MindLab is a cross-governmental innovation unit which involves citizens and businesses in creating new solutions for society.The group covers broad policy areas including entrepreneurship, digital self-service, education and employment. In a similar case study on digital self-service, MindLab used the design thinking approach to investigate and generate solutions for why young people were not submitting taxes electronically.
    http://mindlab. dk/en/ommindlab/

    Efficiency

    Effectiveness

    Service quality

    Accessibility:
    Responsiveness:
    Reliability:
    Other:

    User satisfaction

    Other improvements

    Results not available yet

    • Preliminary results are based on in depth interviews with end users. Since there was already a web platform in place before this project began, we were able to get user feedback on the existing system.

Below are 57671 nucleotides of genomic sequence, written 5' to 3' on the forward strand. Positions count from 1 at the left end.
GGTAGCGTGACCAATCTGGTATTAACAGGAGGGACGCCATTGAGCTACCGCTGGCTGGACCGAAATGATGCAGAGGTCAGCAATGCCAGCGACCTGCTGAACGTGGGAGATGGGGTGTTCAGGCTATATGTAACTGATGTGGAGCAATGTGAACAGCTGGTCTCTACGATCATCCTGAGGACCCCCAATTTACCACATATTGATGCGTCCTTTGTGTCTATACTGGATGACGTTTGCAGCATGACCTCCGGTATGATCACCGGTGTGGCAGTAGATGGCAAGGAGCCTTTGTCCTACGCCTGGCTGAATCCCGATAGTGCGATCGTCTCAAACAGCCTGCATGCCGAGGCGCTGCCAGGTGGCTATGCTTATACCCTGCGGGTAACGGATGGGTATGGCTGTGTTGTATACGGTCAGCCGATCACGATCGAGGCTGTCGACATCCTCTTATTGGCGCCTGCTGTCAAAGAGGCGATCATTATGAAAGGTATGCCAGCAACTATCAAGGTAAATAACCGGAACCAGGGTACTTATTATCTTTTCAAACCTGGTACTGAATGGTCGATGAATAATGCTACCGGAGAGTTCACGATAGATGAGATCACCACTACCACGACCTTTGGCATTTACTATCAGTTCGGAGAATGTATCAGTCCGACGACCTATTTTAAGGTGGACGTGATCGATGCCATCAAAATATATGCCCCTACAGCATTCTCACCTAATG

• Some high level results include: older people are comfortable on the internet, people are looking for key information such as benefit amounts, the current website is difficult to navigate.
    • We are expecting the new web platform to be released in 2017 where we can begin to prototype and iterate based on end user feedback.

    Design

    Senior officials in a policy committee on innovation supported the creation of an innovation lab similar to Denmark's MindLab. The ideas for the project were generated using a combination of insights and evidence from front line staff, policy staff, program staff, end users, and regional offices.Design time: 4 month(s)

    Implementation

    Challenges and solutions